In a recent discussion I was involved with on LinkedIn, people were discussing the difficulty of finding good people.
In a blog post I recently read, the author commented that one of the reasons people gravitate to large corporations is to avoid making tenuous decisions.
My son commented to me last week at a baseball game that a player at bat looked like he had no interest in the game.
Incidents like these got me thinking. (I do that on occasion). Is commitment learned or is it ingrained in certain people at childhood? Maybe there is a switch in the brain that turns on a person’s serious side to make a commitment?
So, in instances like this, I turn to an expert, Wikipedia. It states that a commitment is a promise or a personal commitment. It can also be a contract, a legally binding exchange of promises.
A few years ago, I researched and wrote an article on trust. Marketing works hard to make a good first impression for a business. A company can use marketing and sales to gain trust as they communicate with their market place.
In comparison to the definition of commitment, trust may seem like an obscure concept, and somewhat difficult to define. Sometimes a customer can’t tell if they truly trust a sales person or the company providing products and services. On the other hand, most people will accept a promise or personal commitment until they are proved otherwise.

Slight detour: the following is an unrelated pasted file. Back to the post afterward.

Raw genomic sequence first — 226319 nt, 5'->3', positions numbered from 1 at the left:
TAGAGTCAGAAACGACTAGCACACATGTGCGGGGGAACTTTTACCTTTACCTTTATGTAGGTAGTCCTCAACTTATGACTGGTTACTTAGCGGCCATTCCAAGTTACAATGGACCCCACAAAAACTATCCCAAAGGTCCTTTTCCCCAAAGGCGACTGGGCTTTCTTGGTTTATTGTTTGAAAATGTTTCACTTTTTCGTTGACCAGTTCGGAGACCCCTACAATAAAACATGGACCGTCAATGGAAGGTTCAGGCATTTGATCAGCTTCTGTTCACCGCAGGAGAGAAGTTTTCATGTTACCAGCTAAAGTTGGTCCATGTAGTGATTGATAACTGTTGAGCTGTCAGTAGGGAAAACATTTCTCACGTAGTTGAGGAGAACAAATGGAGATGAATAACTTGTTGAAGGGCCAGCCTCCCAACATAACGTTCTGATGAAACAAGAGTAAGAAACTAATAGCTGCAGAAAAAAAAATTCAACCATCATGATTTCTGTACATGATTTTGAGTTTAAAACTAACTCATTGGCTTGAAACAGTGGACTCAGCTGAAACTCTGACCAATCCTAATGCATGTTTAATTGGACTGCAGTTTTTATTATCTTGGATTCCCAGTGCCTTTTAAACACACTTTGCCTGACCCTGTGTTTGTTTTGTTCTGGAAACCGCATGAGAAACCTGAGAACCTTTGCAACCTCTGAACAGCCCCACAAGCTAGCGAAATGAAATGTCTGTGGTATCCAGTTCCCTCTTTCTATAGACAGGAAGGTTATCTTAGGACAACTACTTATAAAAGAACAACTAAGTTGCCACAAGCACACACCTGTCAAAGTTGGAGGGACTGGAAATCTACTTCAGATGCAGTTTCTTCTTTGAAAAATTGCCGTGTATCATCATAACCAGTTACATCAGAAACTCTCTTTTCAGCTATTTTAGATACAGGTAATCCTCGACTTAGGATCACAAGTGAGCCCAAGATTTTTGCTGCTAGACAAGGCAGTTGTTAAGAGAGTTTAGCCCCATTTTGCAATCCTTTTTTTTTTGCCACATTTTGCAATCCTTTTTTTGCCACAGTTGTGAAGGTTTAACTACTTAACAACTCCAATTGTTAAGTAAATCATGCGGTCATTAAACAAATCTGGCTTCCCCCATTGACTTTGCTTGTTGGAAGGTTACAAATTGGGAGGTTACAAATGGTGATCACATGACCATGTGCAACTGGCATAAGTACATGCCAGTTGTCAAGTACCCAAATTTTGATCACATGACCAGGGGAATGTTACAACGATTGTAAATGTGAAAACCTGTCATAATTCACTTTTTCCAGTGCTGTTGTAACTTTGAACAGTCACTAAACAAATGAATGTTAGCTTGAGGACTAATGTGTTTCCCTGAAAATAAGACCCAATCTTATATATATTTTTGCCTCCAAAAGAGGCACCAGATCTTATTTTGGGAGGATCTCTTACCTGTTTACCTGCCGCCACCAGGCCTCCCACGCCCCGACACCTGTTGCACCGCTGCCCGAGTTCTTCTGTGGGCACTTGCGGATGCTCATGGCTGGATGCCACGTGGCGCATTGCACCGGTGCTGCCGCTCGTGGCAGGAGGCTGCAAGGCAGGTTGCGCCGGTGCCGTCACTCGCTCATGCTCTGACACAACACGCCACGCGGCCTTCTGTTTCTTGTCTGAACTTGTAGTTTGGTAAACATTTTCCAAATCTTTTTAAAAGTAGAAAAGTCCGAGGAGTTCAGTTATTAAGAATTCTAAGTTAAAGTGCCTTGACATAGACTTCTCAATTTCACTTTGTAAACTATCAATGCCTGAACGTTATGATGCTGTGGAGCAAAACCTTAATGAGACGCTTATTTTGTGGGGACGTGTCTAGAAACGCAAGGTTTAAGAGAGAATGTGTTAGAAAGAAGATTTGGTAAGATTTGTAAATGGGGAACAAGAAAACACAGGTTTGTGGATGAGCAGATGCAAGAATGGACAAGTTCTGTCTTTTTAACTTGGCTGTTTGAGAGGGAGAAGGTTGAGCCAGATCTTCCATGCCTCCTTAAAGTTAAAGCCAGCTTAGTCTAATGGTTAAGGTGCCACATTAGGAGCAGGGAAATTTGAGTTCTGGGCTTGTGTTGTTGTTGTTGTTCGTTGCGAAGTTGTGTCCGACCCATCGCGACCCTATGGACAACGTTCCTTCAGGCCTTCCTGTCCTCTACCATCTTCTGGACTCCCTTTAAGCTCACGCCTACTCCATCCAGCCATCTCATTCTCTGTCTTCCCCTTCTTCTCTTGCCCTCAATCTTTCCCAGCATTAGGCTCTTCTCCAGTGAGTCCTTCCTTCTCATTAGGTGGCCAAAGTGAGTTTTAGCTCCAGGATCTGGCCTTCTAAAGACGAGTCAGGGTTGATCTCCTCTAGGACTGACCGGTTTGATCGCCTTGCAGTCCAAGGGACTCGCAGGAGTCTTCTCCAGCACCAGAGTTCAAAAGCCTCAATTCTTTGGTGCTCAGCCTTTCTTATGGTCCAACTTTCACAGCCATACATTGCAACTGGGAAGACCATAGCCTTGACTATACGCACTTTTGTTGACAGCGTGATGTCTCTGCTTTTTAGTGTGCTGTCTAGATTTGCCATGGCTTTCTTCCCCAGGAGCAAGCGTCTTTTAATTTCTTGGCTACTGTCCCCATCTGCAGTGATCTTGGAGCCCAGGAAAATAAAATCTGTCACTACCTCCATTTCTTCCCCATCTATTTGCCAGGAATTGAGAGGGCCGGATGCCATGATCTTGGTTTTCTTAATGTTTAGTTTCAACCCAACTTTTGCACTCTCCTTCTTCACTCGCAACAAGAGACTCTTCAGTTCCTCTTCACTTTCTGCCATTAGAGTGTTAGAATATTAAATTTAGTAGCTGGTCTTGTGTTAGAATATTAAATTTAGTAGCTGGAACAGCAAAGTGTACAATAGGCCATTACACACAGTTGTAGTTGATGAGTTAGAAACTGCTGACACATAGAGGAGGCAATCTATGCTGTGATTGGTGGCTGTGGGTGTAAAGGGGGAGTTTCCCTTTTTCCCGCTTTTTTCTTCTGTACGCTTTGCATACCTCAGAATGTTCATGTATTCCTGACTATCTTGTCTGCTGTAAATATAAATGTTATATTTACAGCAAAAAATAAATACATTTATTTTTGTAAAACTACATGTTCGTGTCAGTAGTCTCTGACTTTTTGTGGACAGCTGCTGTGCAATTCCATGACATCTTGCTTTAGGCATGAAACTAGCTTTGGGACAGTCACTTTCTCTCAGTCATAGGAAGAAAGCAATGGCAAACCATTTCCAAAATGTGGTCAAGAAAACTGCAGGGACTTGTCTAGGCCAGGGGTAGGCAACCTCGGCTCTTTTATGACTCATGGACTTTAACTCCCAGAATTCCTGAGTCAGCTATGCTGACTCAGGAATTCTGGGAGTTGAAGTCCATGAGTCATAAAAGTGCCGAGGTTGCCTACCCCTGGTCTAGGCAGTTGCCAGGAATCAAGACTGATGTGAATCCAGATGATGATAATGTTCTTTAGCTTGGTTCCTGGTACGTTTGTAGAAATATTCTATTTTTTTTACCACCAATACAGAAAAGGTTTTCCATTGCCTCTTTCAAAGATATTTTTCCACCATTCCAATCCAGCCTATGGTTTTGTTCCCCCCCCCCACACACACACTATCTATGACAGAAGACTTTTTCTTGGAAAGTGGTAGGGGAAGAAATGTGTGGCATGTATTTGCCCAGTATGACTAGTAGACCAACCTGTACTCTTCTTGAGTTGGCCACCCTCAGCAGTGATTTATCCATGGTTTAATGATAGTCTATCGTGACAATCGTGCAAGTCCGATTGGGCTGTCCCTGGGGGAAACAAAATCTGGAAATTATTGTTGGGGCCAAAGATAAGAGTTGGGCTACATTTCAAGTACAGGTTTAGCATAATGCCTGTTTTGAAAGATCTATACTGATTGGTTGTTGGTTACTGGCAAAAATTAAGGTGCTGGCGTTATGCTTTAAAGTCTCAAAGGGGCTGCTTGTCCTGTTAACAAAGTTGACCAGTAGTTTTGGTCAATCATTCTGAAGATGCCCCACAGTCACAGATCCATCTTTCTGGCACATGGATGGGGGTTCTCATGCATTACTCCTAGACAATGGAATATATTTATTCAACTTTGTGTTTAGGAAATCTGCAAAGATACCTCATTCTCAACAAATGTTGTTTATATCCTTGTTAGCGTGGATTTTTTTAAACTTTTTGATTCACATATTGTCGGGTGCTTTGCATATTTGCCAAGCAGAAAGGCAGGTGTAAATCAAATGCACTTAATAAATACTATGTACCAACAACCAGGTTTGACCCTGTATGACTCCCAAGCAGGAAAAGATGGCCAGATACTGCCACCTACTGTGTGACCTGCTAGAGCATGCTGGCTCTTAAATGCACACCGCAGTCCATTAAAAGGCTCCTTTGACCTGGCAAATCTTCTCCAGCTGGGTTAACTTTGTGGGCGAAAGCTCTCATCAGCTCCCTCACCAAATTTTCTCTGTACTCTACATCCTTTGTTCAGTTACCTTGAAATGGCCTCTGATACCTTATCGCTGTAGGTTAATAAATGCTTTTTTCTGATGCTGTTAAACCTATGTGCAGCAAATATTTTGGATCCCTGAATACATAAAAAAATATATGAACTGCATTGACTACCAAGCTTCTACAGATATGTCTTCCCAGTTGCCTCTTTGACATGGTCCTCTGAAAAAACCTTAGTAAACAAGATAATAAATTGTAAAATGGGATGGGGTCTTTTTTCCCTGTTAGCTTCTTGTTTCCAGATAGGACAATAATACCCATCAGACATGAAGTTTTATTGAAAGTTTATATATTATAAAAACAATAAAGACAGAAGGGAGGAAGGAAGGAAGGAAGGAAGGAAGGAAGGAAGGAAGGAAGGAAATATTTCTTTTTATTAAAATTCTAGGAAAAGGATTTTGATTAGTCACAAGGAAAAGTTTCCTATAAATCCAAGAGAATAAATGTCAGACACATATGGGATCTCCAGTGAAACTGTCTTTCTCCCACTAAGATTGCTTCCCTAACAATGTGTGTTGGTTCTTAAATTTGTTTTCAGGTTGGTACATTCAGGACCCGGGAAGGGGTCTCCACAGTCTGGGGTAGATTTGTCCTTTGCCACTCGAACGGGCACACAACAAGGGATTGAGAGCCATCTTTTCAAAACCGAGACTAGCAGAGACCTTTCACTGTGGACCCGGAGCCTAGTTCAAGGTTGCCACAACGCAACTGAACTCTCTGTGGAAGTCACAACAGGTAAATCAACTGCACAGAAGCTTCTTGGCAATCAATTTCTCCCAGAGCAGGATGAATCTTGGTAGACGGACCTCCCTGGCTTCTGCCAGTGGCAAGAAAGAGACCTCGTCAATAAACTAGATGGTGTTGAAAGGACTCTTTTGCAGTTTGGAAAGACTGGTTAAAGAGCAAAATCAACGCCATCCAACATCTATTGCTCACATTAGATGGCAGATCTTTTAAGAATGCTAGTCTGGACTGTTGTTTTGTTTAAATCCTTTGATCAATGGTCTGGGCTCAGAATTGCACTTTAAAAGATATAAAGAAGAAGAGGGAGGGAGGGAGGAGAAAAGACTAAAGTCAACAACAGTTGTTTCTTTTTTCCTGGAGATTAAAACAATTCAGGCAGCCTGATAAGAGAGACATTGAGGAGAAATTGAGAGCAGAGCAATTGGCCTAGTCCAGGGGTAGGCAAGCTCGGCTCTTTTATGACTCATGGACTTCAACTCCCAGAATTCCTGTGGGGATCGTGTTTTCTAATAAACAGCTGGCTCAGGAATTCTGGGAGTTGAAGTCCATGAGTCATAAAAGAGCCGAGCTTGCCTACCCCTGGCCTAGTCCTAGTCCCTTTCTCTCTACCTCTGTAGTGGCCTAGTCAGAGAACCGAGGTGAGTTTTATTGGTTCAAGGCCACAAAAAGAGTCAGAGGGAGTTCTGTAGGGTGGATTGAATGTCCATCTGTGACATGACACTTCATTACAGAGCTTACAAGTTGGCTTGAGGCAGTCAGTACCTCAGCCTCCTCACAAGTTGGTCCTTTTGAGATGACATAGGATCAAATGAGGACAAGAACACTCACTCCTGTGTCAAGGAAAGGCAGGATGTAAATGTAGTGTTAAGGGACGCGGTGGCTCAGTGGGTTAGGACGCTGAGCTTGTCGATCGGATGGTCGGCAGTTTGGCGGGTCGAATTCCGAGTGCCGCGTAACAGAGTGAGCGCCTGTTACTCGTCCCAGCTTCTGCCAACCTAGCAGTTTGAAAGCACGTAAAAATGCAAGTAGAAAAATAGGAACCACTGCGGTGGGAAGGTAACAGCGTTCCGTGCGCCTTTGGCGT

Is a lack of commitment the precursor of not trusting a person or company?
Let’s look at it another way. There is emotion in a purchasing decision. Trust isn’t an emotion. It’s a learned behavior that we gain from past experiences. It is hope and dependability, and putting the customer’s confidence in your product and services.
A lack of commitment will erode any trust a company gained from past experiences. Therefore, is commitment not an emotion?
Trust is a risk. Marketing can address risk in the purchasing decision. For example, placing your satisfaction guarantee in the copy of a web site or in any selling promotion just might be the final hurdle for someone to make a purchase.
However, if a customer is not satisfied with a purchase, and the company moves too slowly to resolve it, the trust earned is easily lost. A lack of commitment by an employee can quickly lose any trust a company earned.
Day in and day out, just about everyone makes a promise or a personal commitment to do something. However, when it comes to employees, is everyone committed to your company’s goals and objectives? Does your company have a certain standard of commitment? It is the combination of both supporting and improving behaviors that makes up the practice of commitment?
Let me know what you think. Do people have commitment or do they need to learn and earn it?